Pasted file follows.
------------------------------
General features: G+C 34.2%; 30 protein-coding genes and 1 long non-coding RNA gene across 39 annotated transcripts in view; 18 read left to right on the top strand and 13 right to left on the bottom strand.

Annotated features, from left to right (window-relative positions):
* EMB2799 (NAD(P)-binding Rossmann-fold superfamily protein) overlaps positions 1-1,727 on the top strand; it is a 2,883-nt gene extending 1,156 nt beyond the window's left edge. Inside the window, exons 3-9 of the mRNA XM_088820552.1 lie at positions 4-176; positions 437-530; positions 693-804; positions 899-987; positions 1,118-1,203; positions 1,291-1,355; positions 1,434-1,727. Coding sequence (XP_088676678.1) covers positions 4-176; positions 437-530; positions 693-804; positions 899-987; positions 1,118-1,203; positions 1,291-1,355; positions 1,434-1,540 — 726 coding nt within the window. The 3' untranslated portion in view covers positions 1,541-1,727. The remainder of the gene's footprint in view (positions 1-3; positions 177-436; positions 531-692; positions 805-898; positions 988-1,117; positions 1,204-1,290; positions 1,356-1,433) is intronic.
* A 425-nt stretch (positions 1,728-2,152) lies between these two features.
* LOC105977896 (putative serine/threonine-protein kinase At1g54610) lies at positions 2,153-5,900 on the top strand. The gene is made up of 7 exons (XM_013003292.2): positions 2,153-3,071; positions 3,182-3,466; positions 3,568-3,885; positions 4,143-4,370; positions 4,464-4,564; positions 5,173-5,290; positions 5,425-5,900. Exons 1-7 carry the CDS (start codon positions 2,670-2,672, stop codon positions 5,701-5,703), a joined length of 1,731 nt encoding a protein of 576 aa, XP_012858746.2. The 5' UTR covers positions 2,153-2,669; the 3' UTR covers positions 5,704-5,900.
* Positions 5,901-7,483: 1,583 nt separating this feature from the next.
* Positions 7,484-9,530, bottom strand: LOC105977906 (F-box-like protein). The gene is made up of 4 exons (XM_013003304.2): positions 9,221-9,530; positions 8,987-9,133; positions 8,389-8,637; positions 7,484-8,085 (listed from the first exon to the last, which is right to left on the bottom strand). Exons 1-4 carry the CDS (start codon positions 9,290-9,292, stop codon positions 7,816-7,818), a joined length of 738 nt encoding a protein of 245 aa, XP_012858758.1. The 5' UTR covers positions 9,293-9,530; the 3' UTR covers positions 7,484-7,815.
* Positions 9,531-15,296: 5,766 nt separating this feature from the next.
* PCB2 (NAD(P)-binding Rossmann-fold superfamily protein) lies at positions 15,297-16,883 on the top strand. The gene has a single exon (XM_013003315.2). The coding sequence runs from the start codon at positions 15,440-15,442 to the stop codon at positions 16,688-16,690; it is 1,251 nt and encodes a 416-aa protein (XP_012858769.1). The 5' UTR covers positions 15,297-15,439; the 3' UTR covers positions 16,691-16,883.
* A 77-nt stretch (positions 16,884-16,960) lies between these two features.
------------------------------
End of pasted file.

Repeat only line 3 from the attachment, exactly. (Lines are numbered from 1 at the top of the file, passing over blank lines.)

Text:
* EMB2799 (NAD(P)-binding Rossmann-fold superfamily protein) overlaps positions 1-1,727 on the top strand; it is a 2,883-nt gene extending 1,156 nt beyond the window's left edge. Inside the window, exons 3-9 of the mRNA XM_088820552.1 lie at positions 4-176; positions 437-530; positions 693-804; positions 899-987; positions 1,118-1,203; positions 1,291-1,355; positions 1,434-1,727. Coding sequence (XP_088676678.1) covers positions 4-176; positions 437-530; positions 693-804; positions 899-987; positions 1,118-1,203; positions 1,291-1,355; positions 1,434-1,540 — 726 coding nt within the window. The 3' untranslated portion in view covers positions 1,541-1,727. The remainder of the gene's footprint in view (positions 1-3; positions 177-436; positions 531-692; positions 805-898; positions 988-1,117; positions 1,204-1,290; positions 1,356-1,433) is intronic.